Simplifying your life can help ease tension, reduce cost of holiday season

Posted: Thursday, November 16, 2000

NEW YORK (AP) -- As we go into the holiday season -- a time of overdoing, overeating and overspending -- it might be helpful to touch base with people who promote the idea that less is more.

Their mantras are ''simplify your life,'' adopt the ''real simple'' and consider a ''new American dream'' that is kinder to your psyche and easier on the environment.

They don't call for you to jettison the turkey, eliminate all gifts at Christmas and Hanukkah, or cancel your New Year's Eve bash so you can hide out in a cave. Rather, they suggest it would be less stressful and more in keeping with the spirit of the season if families set realistic goals.

Elaine St. James began about a decade ago to try to eliminate the clutter from her life. She gave up a career as a real estate investor, moved west and began writing a series of books that began with the 1994 publication of ''Simplify Your Life.'' Among her latest titles is ''Simplify Your Christmas: 100 ways to reduce the stress and recapture the joy of the holidays.''

''I think everyone's life has gotten complicated,'' St. James said in an interview. ''We're overwhelmed with choices.''

She's tried to ''give up that quest to have it all and do it all'' by getting rid of things she and her husband weren't using, ignoring the calls of advertisers to buy the latest gizmos and creating more time to think and read, to go for long walks and to sleep in.

Her advice for the holiday season is straightforward: ''Take some time to figure out what you really like about the holidays. Also figure out what you do not like. Then eliminate what you don't like. It's so simple.''

So if you really don't like to send Christmas cards, don't send them. If you don't want to buy 42 presents for siblings and in-laws and cousins this year, talk to relatives and agree to cut down the list. One advantage, she adds, is that ''you won't find yourself paying off the credit card bills a year later.''

In New York, Carrie Tuhy is managing editor of Real Simple, a magazine that debuted last April and already has grown to a circulation of more than a million.

She believes that in many ways, we've become the victims of our own prosperity. Surveys indicate many people feel stressed at the end of the day, yearn for more leisure time and want simpler lives.

''In many ways, this is a wonderful moment for women,'' she said. ''But it is multifaceted and makes many demands on them. They're trying to sort out what is important and spend more time on that.''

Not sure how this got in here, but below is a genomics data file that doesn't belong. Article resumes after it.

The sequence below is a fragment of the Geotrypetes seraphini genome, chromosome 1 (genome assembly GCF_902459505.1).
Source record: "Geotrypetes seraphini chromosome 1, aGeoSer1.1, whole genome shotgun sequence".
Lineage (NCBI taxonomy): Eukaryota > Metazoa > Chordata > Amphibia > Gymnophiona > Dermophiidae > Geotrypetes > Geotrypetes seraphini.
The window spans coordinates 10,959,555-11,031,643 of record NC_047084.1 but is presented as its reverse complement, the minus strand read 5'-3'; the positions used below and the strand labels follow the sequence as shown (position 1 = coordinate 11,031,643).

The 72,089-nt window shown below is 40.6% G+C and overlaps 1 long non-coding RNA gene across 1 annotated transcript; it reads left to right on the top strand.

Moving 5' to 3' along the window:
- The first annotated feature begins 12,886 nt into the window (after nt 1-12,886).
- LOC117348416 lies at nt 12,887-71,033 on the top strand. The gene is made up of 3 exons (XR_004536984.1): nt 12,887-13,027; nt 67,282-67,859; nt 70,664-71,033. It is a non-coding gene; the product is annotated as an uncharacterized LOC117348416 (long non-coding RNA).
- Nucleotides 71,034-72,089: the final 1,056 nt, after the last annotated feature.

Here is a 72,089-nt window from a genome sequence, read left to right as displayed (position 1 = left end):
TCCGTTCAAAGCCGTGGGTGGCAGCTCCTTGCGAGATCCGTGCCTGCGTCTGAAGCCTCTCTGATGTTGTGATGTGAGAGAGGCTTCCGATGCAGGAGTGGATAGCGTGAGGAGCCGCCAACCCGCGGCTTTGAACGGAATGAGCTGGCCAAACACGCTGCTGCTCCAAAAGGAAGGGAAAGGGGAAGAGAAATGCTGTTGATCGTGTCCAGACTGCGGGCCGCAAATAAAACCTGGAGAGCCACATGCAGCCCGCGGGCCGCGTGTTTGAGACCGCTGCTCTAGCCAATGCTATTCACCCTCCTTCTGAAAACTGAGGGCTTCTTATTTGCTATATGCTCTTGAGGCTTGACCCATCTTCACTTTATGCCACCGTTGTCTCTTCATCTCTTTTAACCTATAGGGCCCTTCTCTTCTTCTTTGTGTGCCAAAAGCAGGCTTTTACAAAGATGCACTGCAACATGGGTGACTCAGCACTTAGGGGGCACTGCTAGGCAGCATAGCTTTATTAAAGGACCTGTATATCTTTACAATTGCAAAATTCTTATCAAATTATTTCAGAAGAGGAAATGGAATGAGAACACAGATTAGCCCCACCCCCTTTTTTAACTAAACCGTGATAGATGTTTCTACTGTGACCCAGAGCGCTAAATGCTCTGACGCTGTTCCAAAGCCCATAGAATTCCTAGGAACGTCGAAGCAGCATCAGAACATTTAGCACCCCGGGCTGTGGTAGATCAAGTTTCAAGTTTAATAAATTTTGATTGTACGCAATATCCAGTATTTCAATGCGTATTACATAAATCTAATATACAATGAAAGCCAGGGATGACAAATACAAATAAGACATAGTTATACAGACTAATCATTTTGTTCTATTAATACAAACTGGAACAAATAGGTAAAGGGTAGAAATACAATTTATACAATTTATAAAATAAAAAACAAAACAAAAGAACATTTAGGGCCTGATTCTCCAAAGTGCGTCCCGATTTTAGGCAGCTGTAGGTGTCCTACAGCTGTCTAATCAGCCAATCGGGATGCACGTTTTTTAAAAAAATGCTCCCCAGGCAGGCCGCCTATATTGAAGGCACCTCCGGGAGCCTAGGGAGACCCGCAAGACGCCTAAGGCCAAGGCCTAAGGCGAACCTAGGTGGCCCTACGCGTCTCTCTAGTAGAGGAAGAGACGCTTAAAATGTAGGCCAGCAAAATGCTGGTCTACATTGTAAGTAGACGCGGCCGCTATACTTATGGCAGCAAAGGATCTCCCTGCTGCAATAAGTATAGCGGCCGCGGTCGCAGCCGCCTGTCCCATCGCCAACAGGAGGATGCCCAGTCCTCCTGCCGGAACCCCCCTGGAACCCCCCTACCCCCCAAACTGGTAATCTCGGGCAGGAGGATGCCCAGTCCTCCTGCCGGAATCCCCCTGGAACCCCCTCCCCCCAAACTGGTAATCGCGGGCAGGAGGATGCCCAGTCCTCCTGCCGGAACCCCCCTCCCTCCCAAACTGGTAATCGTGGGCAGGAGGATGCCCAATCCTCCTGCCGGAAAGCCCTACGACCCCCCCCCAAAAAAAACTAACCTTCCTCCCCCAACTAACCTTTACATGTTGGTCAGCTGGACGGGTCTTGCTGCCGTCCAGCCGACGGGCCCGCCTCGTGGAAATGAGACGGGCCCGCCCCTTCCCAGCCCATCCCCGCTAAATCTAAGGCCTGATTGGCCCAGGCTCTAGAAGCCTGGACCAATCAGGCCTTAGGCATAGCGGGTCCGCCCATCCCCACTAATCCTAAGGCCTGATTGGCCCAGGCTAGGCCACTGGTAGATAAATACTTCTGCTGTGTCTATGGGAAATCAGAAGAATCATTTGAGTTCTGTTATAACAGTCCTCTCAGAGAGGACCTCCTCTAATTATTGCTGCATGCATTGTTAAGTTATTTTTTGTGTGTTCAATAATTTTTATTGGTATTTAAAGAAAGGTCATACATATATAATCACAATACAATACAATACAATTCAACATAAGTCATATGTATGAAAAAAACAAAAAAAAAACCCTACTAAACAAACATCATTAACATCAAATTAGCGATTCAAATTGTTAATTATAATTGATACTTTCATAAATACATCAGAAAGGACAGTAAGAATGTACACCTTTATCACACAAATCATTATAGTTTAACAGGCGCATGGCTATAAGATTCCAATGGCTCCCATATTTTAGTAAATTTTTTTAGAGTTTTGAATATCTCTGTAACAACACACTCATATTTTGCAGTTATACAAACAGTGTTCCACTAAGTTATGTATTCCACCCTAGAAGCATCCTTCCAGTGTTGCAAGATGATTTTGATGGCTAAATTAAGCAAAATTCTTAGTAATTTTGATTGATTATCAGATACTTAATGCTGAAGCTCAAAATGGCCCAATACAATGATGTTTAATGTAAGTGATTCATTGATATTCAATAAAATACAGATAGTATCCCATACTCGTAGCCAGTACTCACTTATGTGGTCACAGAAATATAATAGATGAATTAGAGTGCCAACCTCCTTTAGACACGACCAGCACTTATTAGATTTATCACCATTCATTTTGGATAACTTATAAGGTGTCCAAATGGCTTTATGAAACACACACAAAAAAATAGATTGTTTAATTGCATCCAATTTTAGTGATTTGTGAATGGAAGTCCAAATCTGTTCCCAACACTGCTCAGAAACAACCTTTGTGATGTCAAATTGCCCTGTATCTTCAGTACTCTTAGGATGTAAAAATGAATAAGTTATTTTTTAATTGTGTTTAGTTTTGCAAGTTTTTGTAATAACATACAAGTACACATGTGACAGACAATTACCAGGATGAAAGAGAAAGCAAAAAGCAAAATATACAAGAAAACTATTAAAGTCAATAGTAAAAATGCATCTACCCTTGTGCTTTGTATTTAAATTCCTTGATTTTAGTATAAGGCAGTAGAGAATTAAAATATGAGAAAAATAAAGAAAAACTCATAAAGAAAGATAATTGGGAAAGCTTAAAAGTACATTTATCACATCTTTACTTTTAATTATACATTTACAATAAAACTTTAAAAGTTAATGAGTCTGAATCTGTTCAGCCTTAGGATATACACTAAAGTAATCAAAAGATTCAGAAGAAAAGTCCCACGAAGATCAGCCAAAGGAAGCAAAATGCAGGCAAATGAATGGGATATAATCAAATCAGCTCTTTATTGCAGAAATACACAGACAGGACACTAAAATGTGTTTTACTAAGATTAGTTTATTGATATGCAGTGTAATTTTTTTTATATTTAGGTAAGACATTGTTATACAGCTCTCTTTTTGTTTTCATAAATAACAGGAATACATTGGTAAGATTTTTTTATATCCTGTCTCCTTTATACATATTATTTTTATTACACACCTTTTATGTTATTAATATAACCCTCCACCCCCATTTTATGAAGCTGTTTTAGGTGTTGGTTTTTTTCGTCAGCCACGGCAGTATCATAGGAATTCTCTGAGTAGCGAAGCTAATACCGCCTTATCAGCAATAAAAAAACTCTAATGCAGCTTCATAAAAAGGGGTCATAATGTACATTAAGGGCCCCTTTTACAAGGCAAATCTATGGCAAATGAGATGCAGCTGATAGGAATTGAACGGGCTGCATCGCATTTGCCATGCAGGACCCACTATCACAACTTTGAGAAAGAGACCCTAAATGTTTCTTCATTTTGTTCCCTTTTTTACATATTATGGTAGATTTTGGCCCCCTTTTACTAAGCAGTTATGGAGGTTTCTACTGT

One way to do this, she suggests, is to get away from pressure for perfectionism -- the idea that you have to have a perfectly decorated house, perfectly set dinner table, perfectly cooked meal, perfectly wrapped gift.

Tuhy argues that ''it's not necessarily about reducing consumption ... but about eliminating what's irrelevant and insignificant.''

As the November cover of Real Simple says, ''You don't have to do it all.'' December offers ''The best of the season (without the hassle),''

Yet another view comes from Betsy Taylor, executive director of the Center for a New American Dream in Takoma Park, Md. Founded in 1997, the nonprofit center urges individuals and institutions ''to change the way they consume to improve their quality of life and reduce the impact on the environment.''

A recent phone survey done for the center by Opinion Research Corporation International found 84 percent of the 1,035 people contacted would prefer holidays that are less materialistic, and 55 percent said they actually plan to spend less or otherwise simplify celebrations this year.

For Taylor, it has boiled down to reducing the emphasis on things and, instead, focusing on relationships with family and friends, on volunteer work, on the outdoors.

''For example, I started working a four-day week,'' Taylor said. ''I can't afford a bigger kitchen, but I do have time to play jazz piano.''

As the holidays approach, the center's Web site -- with the motto ''more fun, less stuff!'' -- is filled with members' ideas for gifts ranging from homemade framed photos to do-it-yourself bird houses and a collection of family recipes.

Taylor's family, meanwhile, has its own holiday tradition. Her kids along with neighbors' children get together and make gift boxes stuffed with ''necessities and pleasures'' ranging from mittens and hats to water colors and chocolates. They then deliver the boxes to children living in shelters for the homeless.

''Isn't that what the holidays are about -- sharing and families and giving and fun?'' she asked.


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